Lee made Emergencies Act reform a bipartisan issue. The broad concept of fixing the act to increase congressional authority has already been floated. Voices on the left and right have called for reforms in the emergency powers system.
By opposing Lee’s bill Trump made clear that he intends to continue abusing the Emergencies Act. Everyone is on notice. What is required is what we might call a “Constitutional Republican” movement. I borrowed the term from the Constitutional Union Party, whose presidential platform in the election of 1860 opposed secession as a violation of the Constitution, but took no position on slavery per se. Constitutional Republicans, similarly, would focus not on the policy stances of the Trump administration – whether the Wall or tariffs – but on the need to contain Trump’s authoritarian instincts, buttressing many of the longstanding norms of the post-World War II presidency by morphing them into laws.
Congressional Republicans did this after WWII. The long-standing two-term limit for presidents was merely a norm established by George Washington. But once Franklin Roosevelt breached the norm, the country had a choice — discard it or embody it in legislation, so that all factions would be equally constrained.
As David Brooks has pointed out, individual leaders can foster as well as degrade norms. Not all norms, of course, convert appropriately into laws. But many ethical standards, like income tax transparency or avoiding conflicts of interest, can and should be embodied in common sense legislation applying to all public officials. The underlying informal norms which sustained them are cracking under the weight of hyper-partisanship. (We don’t leave paying taxes to the vagaries of normative behavior.)
Constitutional Republicans, of course, would need to find partners in Constitutional Democrats. Congressional Democrats often seem to view Trump’s policies, like the wall itself, as the major issue. When Trump vetoed their resolution of disapproval, the Democrats’ response was that their next step was the courts. That’s not enough.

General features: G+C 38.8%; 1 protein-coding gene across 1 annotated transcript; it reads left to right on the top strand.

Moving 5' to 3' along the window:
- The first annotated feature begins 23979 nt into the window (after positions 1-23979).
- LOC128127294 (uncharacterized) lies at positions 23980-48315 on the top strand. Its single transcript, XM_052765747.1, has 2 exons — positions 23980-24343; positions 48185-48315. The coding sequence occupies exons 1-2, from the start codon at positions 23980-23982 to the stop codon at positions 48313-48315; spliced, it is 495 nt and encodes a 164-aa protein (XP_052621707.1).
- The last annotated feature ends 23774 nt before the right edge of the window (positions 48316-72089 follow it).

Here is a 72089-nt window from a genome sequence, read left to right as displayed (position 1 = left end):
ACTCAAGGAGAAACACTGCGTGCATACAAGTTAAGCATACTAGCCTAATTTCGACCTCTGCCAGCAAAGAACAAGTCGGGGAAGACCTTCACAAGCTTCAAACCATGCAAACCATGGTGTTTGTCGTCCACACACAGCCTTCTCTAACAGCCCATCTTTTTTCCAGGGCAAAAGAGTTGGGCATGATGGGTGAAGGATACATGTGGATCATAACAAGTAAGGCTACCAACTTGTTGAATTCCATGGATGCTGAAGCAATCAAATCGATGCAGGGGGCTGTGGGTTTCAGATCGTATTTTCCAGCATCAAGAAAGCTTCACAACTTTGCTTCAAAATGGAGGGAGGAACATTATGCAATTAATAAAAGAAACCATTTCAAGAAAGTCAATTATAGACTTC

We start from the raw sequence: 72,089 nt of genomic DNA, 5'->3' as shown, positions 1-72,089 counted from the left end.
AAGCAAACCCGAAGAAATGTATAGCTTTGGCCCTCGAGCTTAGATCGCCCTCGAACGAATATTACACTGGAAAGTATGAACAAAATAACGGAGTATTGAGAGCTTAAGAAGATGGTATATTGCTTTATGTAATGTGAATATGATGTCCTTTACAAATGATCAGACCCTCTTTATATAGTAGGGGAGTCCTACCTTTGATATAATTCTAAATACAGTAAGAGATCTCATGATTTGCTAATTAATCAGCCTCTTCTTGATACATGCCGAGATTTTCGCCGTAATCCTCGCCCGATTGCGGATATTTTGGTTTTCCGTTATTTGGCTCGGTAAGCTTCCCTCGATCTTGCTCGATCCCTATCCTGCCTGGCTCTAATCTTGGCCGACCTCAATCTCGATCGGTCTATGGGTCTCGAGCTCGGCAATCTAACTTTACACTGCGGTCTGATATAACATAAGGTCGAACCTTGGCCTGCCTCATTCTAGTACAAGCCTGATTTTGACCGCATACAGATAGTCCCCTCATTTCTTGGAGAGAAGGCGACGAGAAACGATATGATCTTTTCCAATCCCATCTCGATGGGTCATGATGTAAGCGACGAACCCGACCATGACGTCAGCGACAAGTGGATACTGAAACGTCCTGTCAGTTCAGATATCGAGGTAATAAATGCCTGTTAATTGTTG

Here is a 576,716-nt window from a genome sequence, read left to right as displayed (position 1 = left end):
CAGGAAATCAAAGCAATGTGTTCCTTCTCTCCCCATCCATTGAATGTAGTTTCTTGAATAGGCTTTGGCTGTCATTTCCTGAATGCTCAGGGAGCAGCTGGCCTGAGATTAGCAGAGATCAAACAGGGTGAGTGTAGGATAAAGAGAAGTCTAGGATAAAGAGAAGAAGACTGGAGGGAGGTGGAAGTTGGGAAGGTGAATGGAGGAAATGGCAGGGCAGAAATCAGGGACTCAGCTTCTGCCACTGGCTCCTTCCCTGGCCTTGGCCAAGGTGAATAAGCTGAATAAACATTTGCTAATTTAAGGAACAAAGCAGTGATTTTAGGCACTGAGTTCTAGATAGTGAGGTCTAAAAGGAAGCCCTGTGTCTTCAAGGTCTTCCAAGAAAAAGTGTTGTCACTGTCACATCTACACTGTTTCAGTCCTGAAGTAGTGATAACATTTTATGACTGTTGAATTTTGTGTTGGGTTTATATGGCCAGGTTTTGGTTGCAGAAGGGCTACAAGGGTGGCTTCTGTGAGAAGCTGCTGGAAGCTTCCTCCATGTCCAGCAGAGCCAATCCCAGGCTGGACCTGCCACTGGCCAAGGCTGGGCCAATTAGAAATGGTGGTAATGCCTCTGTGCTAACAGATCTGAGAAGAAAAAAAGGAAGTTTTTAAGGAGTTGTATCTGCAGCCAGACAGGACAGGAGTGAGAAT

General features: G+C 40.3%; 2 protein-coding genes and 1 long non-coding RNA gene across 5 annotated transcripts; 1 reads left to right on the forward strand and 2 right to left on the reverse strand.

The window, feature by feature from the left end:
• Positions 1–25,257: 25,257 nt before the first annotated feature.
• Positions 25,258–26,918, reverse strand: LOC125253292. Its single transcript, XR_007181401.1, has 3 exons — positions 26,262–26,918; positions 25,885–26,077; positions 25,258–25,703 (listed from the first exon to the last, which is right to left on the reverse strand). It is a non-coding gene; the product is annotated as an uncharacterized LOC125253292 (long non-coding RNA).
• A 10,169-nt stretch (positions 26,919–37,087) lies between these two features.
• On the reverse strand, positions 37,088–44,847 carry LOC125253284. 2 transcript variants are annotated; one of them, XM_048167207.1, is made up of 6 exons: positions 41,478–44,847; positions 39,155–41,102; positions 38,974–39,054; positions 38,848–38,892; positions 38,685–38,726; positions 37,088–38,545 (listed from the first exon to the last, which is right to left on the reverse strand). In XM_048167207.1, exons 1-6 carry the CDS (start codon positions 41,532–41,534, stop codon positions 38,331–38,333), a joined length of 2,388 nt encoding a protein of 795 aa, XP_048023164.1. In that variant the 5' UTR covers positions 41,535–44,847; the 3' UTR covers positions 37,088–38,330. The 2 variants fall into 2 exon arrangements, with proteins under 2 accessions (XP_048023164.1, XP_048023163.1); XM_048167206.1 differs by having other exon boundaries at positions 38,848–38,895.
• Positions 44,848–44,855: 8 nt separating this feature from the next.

Congressional Democrats should craft a clear legislative framework to limit future abuses by presidents of both parties – and craft a strategy to get Republican partners to support such safeguards. Indeed, the most important enabler of Trump’s assault on democracy is a lack of commitment by his opponents to defend democracy as ferociously as he has subverted it.
Congressional Democrats have indeed proposed HR 1, a bill requiring the president to release tax returns and comply with conflict of interest rules. But they passed this almost undebated through the House, and bundled these potentially bipartisan ethical norms together with broader political reforms which the Republicans have long opposed on the merits. (For the record, I support those reforms.) Constitutional Republicans and Democrats could unbundle these reforms and force their colleagues to vote for or against each of these longstanding ethical norms: Including the president in conflict of interest laws; requiring all federal candidates to disclose their tax returns; and clarifying that presidents may not lawfully engage in obstruction of justice.
The courts may yet block Trump’s theft of funding for his wall. That won’t solve the real threat. We have a constitutional crisis. Let’s not waste it.